August 18, 2006

The Beginning of the End

Dear Wormwood:

The bar exam is over. I've moved away from D.C. to Another State. [1] And today the last signs of law-student living left me: my free Lexis account no longer works.

I feel I shall soon have withdrawal symptoms.

In any event, it's about time for this project to end. After all, Wormwood, while your journey through law school is beginning, it's time for me to go on about my life. There's still a little left I have to say, mostly about blogging, school, and a few observations to send you on your way. But even of that, there's not much. I'm going home to visit my parents this weekend, but I should be back to writing on Monday.

So by way of forewarning, Wormwood, you can expect the final entry of TYoH to appear one week from today, on Friday, August 25th. Now I just have to get everything in order. There is, of course, a project plan.

[1]: Incidentally, if I hadn't believed it before, this move would have convinced me that the Scion xB is great value for money. Over 30 miles to the gallon and I can fit massive amounts of cargo in the back.

Giving The Devil His Due

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Bateleur wrote: I tip my hat to you - not only for ... [more]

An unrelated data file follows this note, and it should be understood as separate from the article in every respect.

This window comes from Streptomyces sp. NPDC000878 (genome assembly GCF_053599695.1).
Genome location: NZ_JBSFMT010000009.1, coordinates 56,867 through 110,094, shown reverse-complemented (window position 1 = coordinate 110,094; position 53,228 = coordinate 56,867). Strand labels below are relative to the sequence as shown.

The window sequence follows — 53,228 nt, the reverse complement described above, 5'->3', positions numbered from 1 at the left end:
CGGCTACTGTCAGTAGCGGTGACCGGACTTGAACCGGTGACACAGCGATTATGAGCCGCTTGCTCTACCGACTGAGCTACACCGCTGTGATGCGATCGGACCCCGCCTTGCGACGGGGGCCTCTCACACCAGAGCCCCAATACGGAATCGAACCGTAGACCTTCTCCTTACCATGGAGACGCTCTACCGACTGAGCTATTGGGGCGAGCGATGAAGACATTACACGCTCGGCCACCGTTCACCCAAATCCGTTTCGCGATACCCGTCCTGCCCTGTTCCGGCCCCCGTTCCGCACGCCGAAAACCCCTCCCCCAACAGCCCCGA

Law Firm Technology (5)
Len Cleavelin wrote: I find it extremely difficult to be... [more]

Post Exam Rant (9)
Tony the Pony wrote: Humbug. Allowing computers already... [more]

Symbols, Shame, and A Number of Reasons that Billy Idol is Wrong (11)
Adam wrote: Well, here's a spin on the theory o... [more]

I've Always Wanted to Say This: What Do You Want? (14)
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Trekking in Laos, the Forgotten Land

Our visa was running up. It was time to leave China behind. Reminding us just how massive the country is, we had to endure a 20-hour train ride followed by a 15-hour miserable bus ride just to get us to the nearest border. Leaving behind overwhelming and often brusque China, we were delighted to find pure, green, untouched Laos awaiting us.

Laos is a forgotten land. Like most, I didn’t know much about it before setting foot in the country. I knew it was at one time French occupied and that it usually earns a fleeting spot on many Southeast Asia travelers’ itineraries. I could tell, however, within the first moments of entering the country that is was a special place that would soon earn a top spot on my list.